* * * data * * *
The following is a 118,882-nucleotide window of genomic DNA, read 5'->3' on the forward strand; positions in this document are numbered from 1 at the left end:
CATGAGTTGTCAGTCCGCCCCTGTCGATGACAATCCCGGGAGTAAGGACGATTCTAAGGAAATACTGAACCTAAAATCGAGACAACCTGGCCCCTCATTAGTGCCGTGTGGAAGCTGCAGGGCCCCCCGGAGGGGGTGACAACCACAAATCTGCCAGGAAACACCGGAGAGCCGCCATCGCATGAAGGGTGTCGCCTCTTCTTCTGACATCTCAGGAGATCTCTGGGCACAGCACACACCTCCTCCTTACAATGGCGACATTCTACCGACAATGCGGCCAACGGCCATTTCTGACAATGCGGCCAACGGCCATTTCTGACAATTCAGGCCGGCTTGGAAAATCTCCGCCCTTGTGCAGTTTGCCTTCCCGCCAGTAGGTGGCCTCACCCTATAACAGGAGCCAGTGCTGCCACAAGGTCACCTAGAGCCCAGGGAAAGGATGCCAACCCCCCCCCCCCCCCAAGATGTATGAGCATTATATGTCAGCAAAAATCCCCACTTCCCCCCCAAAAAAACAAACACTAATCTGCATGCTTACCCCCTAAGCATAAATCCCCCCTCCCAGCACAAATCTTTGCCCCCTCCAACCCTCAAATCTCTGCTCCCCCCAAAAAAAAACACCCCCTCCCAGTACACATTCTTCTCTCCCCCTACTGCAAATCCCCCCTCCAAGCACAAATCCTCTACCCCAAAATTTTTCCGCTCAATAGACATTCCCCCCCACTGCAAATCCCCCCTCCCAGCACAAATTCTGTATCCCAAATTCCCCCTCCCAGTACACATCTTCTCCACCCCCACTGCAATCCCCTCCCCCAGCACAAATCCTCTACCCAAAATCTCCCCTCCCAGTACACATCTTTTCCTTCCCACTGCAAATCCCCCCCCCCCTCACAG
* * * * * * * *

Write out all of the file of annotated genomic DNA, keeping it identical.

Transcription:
The following is a 118,882-nucleotide window of genomic DNA, read 5'->3' on the forward strand; positions in this document are numbered from 1 at the left end:
CATGAGTTGTCAGTCCGCCCCTGTCGATGACAATCCCGGGAGTAAGGACGATTCTAAGGAAATACTGAACCTAAAATCGAGACAACCTGGCCCCTCATTAGTGCCGTGTGGAAGCTGCAGGGCCCCCCGGAGGGGGTGACAACCACAAATCTGCCAGGAAACACCGGAGAGCCGCCATCGCATGAAGGGTGTCGCCTCTTCTTCTGACATCTCAGGAGATCTCTGGGCACAGCACACACCTCCTCCTTACAATGGCGACATTCTACCGACAATGCGGCCAACGGCCATTTCTGACAATGCGGCCAACGGCCATTTCTGACAATTCAGGCCGGCTTGGAAAATCTCCGCCCTTGTGCAGTTTGCCTTCCCGCCAGTAGGTGGCCTCACCCTATAACAGGAGCCAGTGCTGCCACAAGGTCACCTAGAGCCCAGGGAAAGGATGCCAACCCCCCCCCCCCCCCAAGATGTATGAGCATTATATGTCAGCAAAAATCCCCACTTCCCCCCCAAAAAAACAAACACTAATCTGCATGCTTACCCCCTAAGCATAAATCCCCCCTCCCAGCACAAATCTTTGCCCCCTCCAACCCTCAAATCTCTGCTCCCCCCAAAAAAAAACACCCCCTCCCAGTACACATTCTTCTCTCCCCCTACTGCAAATCCCCCCTCCAAGCACAAATCCTCTACCCCAAAATTTTTCCGCTCAATAGACATTCCCCCCCACTGCAAATCCCCCCTCCCAGCACAAATTCTGTATCCCAAATTCCCCCTCCCAGTACACATCTTCTCCACCCCCACTGCAATCCCCTCCCCCAGCACAAATCCTCTACCCAAAATCTCCCCTCCCAGTACACATCTTTTCCTTCCCACTGCAAATCCCCCCCCCCCTCACAG